Just do what we did, Dr. Charles, and ban the reps. You’ll get more done, and not feel grimy after talking to them.
Identity theft is something I am concerned about, and have so far been lucky (googles for picture of wood, knocks on screen). Here’s a guy whose credit cards were being used to rip him off, and he caught the theives! publius_ovidius: Don’t [mess] with Ovid — the long version
This morning, I found out that thousands of dollars of charges had been made on two of my credit cards in the past two days. Now, the identity thieves are sitting in jail. This is how it happened. It involves identity theft, a careless thief, one pissed-off Ovid and lots of luck.
Ovid is the blogger, and it’s a very interesting story. More interesting than the last episode of 24 I watched, anyway.
You may have noticed the forlorn little BlogAds code sitting on the right sidebar, looking a little sad as there were no advertisers. Thanks to GPInformatics-MEDI Binder, the little code has a purpose!
I like this product idea, and personally recommend it, especially for people who have more than 3 medicines / allergies, more than 3 doctors, or more than three surgical scars on the body.
The Medi Binder is an organizational system designed to help you keep track of the most important aspects of your medical records. It is NOT a complete medical record, just the highlights that will allow healthcare providers to make an informed judgement when needed.
Currently the Medi Binder is composed of twelve sections:
Anyway, click over and look at it. If you like it, try it out.
As a practicing doc, having a patient with one of these would be wonderful!
By the way this product is brought to you by a doctor with a blog, Galen’s Log. How does he have time to blog AND start a company? The mind boggles.
Two additional cases of a mysterious kidney ailment have been confirmed in Central Florida patients, hospital officials said today.
A child and an adult have been admitted to Florida Hospital Orlando in critical condition with kidney failure, said Dr. Mehul Dixit, a pediatric nephrologist. They are suffering from HUS or “hemolytic uremic syndrome,” an uncommon ailment that develops after an infection causes the kidneys to malfunction.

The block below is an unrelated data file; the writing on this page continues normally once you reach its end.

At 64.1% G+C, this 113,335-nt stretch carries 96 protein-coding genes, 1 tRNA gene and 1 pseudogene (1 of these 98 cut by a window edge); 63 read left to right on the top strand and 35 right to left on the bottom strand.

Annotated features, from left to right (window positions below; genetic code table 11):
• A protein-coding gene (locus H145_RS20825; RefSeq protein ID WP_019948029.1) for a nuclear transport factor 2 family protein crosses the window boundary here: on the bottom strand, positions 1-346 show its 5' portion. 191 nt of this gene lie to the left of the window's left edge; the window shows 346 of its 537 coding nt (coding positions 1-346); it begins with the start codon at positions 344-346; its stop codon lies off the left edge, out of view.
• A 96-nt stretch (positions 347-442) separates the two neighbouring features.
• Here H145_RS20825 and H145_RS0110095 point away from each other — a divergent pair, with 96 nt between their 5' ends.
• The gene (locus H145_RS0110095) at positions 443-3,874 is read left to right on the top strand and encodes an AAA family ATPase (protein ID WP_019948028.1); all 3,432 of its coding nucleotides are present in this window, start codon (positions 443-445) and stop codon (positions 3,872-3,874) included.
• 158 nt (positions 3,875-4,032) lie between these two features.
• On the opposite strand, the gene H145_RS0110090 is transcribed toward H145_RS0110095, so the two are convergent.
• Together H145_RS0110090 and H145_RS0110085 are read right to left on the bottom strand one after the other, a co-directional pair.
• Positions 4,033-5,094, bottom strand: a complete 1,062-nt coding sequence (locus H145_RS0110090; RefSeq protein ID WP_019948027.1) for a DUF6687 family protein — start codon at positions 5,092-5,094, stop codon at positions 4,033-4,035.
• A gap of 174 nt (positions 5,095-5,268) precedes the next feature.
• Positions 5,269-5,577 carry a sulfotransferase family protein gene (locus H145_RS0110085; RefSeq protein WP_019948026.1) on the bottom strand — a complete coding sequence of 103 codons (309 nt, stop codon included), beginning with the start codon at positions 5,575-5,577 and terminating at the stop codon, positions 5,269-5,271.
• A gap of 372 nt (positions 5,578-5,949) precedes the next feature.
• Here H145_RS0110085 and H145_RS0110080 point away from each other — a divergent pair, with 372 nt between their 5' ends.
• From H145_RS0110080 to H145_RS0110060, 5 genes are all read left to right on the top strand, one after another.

Health officials have been investigating a spate of HUS cases that may be connected to petting zoos, where people can come in contact with trouble-causing bacteria in animal feces.
There are now five children hospitalized with the condition at Florida Hospital Orlando. Dixit said three of the children are in critical condition and two have improved to good condition…
Well, the “mysterious” word is in there soley to sex up a fairly straightforward story about an HUS outbreak.
From the CDC:
Hemolytic uremic syndrome (HUS) is characterized by the acute onset of microangiopathic hemolytic anemia, renal injury, and low platelet count. … Most cases of HUS… occur after an acute gastrointestinal illness (usually diarrheal).
So, what we’re talking about here is anemia and renal failure, usually precipitated by a gastrointestinal infection. This is, as memory serves, the same thing that nearly put Jack in the Box out of business.
The biggest culprit for that infection, and the potentially resulting HUS is a particular E. coli strain, E. coli O157:H7. The link is to a good site at Ohio State about that particular strain, and a good discussion of HUS.
So, beware the petting zoo poo.
MedBlogs Grand Rounds (see link in yesterdays’ posts) is modeled after COTV, hosted this week by CodeBlueBlog: CodeBlueBlog: The 131st Carnival of the Vanities. It looks like a lot of work, and what a job he’s done!
There’s even an introduction to the medblogs for the COTV audience (yours truly is described as a stud of the ER!), and that’s great for all of us medbloggers.
So, after you’ve memorized the MedBlogs Grand Rounds, head over to the rest of the blogworld, at CBB.
Most likely you don’t have one in your home, but we have them in our hospital:
LOS ANGELES, California (Reuters) — The U.S. Food and Drug Administration, citing a public health risk, said Tuesday it ordered the seizure of enclosed hospital beds made by Vail Products Inc.
The FDA said it was aware of 30 people who became trapped in the beds, seven of whom died.
Officials at Toledo, Ohio-based Vail Products could not be immediately reached for comment. The company’s Web site says the beds, used for clinical and home care, allow "the patient to move about freely within a safe, padded environment."
The site makes no mention of Tuesday’s seizure.
The FDA said it directed U.S. marshals to seize all finished Vail 500, 1000, and 2000 enclosed beds as well as components, labeling and promotional materials for those models.
The FDA can order the Marshals to seize things? I didn’t know that.